On this episode of Broad & High, an artist profile: Dennis DeVendra, a blind woodturner. Also a look at Dangerdust, the anonymous chalk artist duo from Columbus College of Arts and Design, Helping Hands Center an arts & autism based in Clintonville, Petali Teas and D’Art the Gallery Kitty at Dublin Arts Council.
Parks Department Deals With Cuts
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Facing severe budget troubles last year, Mayor Coleman announced that the city would close eleven of its thirty Rec Centers at the beginning of this year. As a result, some fifty Parks employees lost their jobs. Then, back in March, eight of those closed Rec Centers were reopened: the city set up contracts with several private organizations through the end of the fiscal year – to restore some of the lost programming and services.
One of the centers, the Tuttle Recreation Center, is currently being managed by the Central Ohio Chapter of Campfire USA, along with money from the Columbus Foundation. Amy Boyd, CEO of the Chapter, says Campfire is filling a need in the community.
“We are providing the traditional recreation programs that were offered at the Rec Center, as well as laying on top of that our Camp Fire Programming,” says Boyd.
Boyd says that if it’s fiscally feasible for Campfire – and with the city’s approval – her organization would like to run the Tuttle location beyond the nine month contract.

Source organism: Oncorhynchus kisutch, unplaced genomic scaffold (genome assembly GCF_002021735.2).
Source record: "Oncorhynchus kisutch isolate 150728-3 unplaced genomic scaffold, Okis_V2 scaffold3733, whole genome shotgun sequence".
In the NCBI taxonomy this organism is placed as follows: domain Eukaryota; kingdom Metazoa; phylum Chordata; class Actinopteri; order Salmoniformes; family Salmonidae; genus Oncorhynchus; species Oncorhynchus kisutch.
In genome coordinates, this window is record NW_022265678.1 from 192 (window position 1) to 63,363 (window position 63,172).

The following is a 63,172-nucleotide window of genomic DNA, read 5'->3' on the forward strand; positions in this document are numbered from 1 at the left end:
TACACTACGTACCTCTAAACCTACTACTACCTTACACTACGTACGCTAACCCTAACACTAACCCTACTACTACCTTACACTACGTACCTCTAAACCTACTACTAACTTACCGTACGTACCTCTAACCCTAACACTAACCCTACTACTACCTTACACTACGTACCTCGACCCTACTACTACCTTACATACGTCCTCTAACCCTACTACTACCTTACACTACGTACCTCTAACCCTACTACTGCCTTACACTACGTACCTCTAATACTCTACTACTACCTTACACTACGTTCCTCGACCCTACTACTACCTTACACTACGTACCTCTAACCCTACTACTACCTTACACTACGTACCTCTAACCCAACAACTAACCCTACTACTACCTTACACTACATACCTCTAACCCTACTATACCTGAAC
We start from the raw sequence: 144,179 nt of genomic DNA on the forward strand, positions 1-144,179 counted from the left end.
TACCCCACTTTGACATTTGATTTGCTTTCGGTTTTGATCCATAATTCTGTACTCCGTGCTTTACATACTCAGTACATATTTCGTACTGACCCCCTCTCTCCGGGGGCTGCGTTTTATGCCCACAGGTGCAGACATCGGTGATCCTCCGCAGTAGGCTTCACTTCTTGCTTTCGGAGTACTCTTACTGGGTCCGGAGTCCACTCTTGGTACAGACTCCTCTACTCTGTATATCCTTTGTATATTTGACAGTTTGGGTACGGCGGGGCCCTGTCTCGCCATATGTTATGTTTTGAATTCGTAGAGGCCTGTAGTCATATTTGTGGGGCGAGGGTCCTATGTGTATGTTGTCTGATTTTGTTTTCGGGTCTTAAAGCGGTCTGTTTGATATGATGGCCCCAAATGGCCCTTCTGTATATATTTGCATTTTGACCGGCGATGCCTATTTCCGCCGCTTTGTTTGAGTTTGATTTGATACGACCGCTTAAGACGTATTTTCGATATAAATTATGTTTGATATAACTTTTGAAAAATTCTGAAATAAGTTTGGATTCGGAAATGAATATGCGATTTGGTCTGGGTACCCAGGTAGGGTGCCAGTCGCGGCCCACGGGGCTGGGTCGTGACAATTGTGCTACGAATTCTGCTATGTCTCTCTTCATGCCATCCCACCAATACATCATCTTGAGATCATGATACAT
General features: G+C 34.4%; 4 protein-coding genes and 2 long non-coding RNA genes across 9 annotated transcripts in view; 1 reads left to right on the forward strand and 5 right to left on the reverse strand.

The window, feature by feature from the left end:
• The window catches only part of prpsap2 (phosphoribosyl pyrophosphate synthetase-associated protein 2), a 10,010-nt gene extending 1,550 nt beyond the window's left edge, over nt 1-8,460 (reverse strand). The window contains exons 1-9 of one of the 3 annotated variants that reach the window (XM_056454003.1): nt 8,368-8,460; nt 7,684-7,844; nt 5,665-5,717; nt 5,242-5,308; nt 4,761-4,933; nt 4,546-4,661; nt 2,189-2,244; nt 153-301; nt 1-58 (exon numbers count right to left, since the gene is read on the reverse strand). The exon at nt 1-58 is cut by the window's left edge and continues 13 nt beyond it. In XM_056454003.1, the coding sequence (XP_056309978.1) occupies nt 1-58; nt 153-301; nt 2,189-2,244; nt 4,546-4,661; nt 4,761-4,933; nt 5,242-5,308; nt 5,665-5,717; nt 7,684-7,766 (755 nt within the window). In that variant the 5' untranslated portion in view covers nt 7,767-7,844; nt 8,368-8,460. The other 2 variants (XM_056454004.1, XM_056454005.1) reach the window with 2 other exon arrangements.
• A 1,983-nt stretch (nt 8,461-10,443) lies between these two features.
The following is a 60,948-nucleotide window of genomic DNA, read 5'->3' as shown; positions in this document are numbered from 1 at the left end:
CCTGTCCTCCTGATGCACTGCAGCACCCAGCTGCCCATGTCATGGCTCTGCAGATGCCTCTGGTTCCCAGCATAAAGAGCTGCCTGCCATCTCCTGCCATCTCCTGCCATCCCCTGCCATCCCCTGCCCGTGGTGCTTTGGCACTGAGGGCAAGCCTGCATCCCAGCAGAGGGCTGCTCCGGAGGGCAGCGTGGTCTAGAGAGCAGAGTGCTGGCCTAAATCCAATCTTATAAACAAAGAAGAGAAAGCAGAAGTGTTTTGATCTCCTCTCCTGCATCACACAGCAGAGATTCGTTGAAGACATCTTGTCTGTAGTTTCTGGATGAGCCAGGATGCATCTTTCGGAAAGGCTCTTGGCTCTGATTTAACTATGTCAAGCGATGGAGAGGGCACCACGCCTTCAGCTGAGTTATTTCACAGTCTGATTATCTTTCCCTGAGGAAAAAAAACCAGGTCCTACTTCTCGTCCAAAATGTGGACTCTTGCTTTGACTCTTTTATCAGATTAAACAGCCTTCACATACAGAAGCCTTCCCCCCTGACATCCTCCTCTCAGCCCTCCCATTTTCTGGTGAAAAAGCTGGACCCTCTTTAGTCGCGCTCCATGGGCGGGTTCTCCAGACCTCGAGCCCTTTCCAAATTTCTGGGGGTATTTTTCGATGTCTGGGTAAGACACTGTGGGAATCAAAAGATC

But among some Parks employees, there are concerns that during such a grave budget crisis, the city is moving towards privatizing the Rec centers.
Brien Bellous is the President of the Columbus Municipal Association of Government Employees/Communications Workers of America Local 4502. Bellous says the employees he represents chose to work for the city because they believe in public service. He says seeing private organizations running these rec centers can be viewed as a problem.
“It’s always a concern. You know, we feel that obviously that the appropriate people to staff those particular areas would be the people that were trained in that job,” says Bellous.
Columbus Recreation and Parks Assistant Director Terri Leist is quick to commend the private partnerships. Leist says that in a time of crisis, these organizations stepped up to the plate in order to help the city and serve their communities – and that they’re doing a great job. But she says the partnerships are not permanent.
“At the end of the day, these are just a temporary measure. Because we believe Recreation and Parks should be providing this for its citizens. It’s part of why people pay taxes, it’s part of why we’re asking for additional funds in August,” says Leist.
Doug Moore is president of the American Federation of State, County, and Municipal Employees – or AFSCME – Local 1632. The union also represents many of the employees at Rec and Parks, as well as workers throughout the city. AFSCME strongly supports the city income tax increase. Moore says that if it doesn’t pass, city officials have privately suggested that the Rec and Parks Department could be completely eliminated.
“That department has been whacked since 2002. And I would venture to say that they have lost at least 40% of the full-time employees that they had working at Rec and Parks. And why Recs and Parks was chosen as that specific place to start cuts, I don’t know why,” says Moore.
The Rec and Parks department share of the Columbus General fund has been steadily decreasing for almost a decade. In 2000, 6% of the general fund went to Rec and Parks; by last year, that number was down to 4%. That’s an overall funding reduction of more than $3 million.
In addition to operating the Rec centers and swimming pools, Rec and Parks also provides many other basic city services – including removing felled trees after storms and cutting grass in the city’s many parks.